# Vespa Applications

The example project basic-search-java contains a configurable Searcher that inspects and modifies the query tree - with tracing enabled. This is a stateless Vespa application with no data, to demonstrate how to build plugins for the Vespa container. Note that the Searcher is only one of several available component types that can be deployed.

## Build

Prerequisite: Install and configure Maven - then build basic-search-java:

$mvn clean install from the project root. Refer to the bundle plugin for build details. ## Configure A key Vespa feature is code and configuration concistency, deployed using an application package. This ensures that code and configuration is in sync, and loaded atomically when deployed. This is done by generating config classes from config definition files. In Vespa and application code, configuration is hence accessed through generated config classes - read more in the Cloud Configuration System. The Maven target generate-sources (invoked by mvn install) uses src/main/resources/configdefinitions/metal-names.def to generate target/generated-sources/vespa-configgen-plugin/com/mydomain/example/MetalNamesConfig.java. After generating config classes, they will resolve in tools like IntelliJ IDEA (If running IntelliJ on a Linux, configure the test environment). ## Tests Examples are found in MetalSearcherTest.java. testAddedOrTerm1 and testAddedOrTerm2 illustrates two ways of doing the same test. The first setting up the minimal search chain for YQL programmatically. The second uses com.yahoo.application.Application, which sets up the application package and simplifies testing. Read more in testing. An example system test is included in ExampleSystemTest.java. A system test is an integration test that tests the application API endpoints. ## Deploy To deploy the application to a docker instance like in the quick start, build target/application.zip:$ mvn install package
Then test the commands at basic-search-java.

## Troubleshooting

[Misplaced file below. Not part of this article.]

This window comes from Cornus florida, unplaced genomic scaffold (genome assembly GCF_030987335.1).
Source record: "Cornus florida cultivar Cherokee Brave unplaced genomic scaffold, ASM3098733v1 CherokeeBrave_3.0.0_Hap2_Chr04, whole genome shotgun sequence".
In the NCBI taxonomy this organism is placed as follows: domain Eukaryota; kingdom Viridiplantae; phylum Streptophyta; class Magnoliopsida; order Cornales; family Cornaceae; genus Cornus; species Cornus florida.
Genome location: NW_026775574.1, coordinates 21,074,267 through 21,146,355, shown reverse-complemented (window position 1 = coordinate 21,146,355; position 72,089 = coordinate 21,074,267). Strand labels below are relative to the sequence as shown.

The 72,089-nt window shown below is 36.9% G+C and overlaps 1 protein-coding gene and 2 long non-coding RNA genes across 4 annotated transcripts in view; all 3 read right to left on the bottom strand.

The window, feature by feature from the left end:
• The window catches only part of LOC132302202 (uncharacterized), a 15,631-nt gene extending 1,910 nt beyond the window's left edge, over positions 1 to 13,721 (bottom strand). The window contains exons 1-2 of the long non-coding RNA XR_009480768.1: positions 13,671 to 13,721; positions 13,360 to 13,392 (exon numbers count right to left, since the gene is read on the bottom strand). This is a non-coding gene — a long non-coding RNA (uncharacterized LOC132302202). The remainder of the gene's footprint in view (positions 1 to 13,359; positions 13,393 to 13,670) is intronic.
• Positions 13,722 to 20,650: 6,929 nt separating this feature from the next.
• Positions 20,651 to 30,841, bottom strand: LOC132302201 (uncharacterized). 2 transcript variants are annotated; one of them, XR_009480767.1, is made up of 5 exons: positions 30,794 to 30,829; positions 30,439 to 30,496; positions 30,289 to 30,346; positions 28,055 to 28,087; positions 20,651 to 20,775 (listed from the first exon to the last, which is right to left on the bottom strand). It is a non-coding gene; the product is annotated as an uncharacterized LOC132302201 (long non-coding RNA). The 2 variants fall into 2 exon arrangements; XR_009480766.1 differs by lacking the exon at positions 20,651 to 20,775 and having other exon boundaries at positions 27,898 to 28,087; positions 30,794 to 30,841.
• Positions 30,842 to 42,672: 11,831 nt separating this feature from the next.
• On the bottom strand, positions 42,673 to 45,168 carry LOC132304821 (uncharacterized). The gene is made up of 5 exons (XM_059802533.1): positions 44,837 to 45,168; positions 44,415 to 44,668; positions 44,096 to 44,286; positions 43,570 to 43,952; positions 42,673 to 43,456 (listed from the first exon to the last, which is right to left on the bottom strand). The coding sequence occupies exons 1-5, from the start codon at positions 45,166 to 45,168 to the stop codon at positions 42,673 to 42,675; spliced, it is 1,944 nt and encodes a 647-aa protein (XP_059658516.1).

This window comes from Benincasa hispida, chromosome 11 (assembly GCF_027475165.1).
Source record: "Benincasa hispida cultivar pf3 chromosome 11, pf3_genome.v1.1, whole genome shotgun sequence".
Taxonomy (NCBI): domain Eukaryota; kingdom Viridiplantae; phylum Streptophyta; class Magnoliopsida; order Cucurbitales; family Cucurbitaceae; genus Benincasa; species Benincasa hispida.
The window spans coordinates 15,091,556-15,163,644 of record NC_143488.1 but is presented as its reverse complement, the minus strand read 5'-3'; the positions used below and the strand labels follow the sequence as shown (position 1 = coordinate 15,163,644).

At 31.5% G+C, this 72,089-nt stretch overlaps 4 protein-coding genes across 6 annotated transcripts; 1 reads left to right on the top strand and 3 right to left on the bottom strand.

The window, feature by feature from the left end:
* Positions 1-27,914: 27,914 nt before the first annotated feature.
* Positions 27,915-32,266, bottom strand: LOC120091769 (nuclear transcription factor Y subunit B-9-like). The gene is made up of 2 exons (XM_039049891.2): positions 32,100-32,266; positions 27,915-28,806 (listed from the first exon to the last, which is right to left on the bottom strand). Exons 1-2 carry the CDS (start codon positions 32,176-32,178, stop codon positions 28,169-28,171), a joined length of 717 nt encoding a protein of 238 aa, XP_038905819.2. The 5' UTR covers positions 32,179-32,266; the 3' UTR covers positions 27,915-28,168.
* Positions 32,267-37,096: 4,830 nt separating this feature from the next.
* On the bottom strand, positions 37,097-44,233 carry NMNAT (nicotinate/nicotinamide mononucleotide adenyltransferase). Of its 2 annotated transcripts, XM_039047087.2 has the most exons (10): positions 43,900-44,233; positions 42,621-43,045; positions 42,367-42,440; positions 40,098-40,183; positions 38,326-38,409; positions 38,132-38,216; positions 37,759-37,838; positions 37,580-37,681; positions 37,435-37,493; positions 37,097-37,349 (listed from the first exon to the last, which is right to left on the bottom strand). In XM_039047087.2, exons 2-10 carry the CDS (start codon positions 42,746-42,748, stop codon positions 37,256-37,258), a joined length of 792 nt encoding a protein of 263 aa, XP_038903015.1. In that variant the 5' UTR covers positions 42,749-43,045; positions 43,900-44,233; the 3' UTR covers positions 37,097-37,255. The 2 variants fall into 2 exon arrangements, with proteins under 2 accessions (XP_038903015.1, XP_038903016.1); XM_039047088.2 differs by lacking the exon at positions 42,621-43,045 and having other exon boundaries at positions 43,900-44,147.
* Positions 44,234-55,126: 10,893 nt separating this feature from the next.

Cannot find *Config classes Several projects depend on generated configuration classes. These are created by the generate-sources Maven target. The easiest way to avoid the problem is building the project with Maven from the shell, then importing in Eclipse/IntelliJ. If the project is already imported, first run the generate-sources target either from the IDE or the shell, then mark the pertinent target/generated-sources/vespa-configgen-plugin directories as source directories. On error: at org.codehaus.plexus.archiver.AbstractArchiver$1.hasNext(AbstractArchiver.java:482) at org.codehaus.plexus.archiver.AbstractArchiver$1.hasNext(AbstractArchiver.java:482) at org.codehaus.plexus.archiver.AbstractArchiver$1.hasNext(AbstractArchiver.java:482) at org.codehaus.plexus.archiver.AbstractArchiver$1.hasNext(AbstractArchiver.java:482) increase the maven thread stack size by export MAVEN_OPTS=-Xss2m IntelliJ does not pick up custom test profiles from pom.xml. If running IntelliJ on a Linux, configure its test environment with a reference to the library path (i.e. \$VESPA_ROOT/lib64). The simplest way to do this is to edit the default configuration for JUnit. This it is usually a packaging problem: A provider [the class] registered in SERVER runtime does not implement any provider interfaces applicable in the SERVER runtime. Due to constraint configuration problems the provider [the class] will be ignored. The JAX-RS classes, like the @GET annotation, have been bundled inside the plug-in bundle, causing the container not to recognize them as valid annotations. The fix is using mvn dependency:tree to figure out what dependency has caused JAX-RS to be included, and then add the proper exclusion clause to pom.xml. The container has no special handling of javax.ws.rs.WebApplicationException and its subclasses. All Jersey plug-ins must either be exception safe, or supply the proper implementations of javax.ws.rs.ext.ExceptionMapper for all exceptions which are expected to be thrown from the plug-in (and annotate these with @Provider).